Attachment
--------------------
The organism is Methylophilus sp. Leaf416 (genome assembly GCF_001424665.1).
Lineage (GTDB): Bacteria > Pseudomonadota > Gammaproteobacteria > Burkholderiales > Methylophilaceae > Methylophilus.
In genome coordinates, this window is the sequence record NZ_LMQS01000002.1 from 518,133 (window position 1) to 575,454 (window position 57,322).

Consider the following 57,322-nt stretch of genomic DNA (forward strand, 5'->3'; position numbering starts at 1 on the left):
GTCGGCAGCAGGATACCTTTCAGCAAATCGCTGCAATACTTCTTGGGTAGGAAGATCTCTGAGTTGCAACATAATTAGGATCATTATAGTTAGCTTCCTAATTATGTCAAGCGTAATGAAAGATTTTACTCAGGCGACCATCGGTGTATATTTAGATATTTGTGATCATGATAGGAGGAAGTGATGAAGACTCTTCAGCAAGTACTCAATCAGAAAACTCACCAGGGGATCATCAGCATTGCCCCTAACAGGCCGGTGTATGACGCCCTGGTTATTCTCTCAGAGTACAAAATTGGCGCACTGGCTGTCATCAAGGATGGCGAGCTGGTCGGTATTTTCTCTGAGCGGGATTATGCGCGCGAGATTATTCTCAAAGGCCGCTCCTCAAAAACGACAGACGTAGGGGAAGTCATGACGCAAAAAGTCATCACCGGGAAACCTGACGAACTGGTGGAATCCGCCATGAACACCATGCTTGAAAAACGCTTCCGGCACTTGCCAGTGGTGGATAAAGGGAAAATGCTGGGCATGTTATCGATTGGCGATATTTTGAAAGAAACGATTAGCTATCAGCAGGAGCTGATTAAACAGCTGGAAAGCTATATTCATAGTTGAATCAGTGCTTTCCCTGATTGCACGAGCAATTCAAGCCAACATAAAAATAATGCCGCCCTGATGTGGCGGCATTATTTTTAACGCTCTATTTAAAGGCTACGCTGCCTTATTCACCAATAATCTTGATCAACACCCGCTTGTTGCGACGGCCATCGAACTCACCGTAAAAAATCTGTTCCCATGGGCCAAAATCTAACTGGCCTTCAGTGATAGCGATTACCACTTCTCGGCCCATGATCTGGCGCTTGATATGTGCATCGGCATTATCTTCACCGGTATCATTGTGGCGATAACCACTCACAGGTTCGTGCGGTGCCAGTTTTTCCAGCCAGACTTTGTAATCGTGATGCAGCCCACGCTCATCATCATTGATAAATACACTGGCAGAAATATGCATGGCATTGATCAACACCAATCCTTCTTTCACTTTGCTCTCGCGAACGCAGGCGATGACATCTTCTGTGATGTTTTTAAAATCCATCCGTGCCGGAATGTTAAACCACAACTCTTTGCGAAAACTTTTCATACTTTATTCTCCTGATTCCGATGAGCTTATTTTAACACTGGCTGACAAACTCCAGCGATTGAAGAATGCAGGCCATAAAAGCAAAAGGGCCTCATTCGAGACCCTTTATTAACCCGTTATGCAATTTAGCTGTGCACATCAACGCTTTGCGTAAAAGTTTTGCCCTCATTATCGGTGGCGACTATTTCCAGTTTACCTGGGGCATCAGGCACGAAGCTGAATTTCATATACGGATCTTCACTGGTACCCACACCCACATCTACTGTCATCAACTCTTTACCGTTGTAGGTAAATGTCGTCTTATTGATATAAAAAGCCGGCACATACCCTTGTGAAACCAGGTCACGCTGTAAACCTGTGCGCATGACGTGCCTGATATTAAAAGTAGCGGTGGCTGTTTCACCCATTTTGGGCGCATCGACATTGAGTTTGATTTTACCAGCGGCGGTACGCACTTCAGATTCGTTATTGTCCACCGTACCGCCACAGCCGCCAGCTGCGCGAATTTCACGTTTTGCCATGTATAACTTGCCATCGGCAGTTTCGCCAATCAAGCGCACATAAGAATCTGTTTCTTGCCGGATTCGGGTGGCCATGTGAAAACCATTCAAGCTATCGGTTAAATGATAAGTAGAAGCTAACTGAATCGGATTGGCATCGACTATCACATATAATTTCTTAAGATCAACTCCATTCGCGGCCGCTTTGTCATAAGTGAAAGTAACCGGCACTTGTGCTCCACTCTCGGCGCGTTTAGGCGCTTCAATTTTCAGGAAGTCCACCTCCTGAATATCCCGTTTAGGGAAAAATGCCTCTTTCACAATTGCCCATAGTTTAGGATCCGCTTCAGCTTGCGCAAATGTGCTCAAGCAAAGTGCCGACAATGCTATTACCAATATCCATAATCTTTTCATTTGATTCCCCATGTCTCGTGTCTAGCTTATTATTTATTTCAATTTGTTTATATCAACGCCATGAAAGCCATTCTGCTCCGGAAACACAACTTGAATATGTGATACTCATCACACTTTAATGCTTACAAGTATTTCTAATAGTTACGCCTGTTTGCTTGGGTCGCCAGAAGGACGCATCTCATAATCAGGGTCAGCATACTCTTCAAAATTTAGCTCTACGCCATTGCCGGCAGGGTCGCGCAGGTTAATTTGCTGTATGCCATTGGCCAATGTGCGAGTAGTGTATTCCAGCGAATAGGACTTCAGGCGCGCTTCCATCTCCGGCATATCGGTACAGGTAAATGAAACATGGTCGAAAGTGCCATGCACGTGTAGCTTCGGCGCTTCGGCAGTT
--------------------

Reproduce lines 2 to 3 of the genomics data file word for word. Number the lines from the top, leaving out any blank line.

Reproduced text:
Lineage (GTDB): Bacteria > Pseudomonadota > Gammaproteobacteria > Burkholderiales > Methylophilaceae > Methylophilus.
In genome coordinates, this window is the sequence record NZ_LMQS01000002.1 from 518,133 (window position 1) to 575,454 (window position 57,322).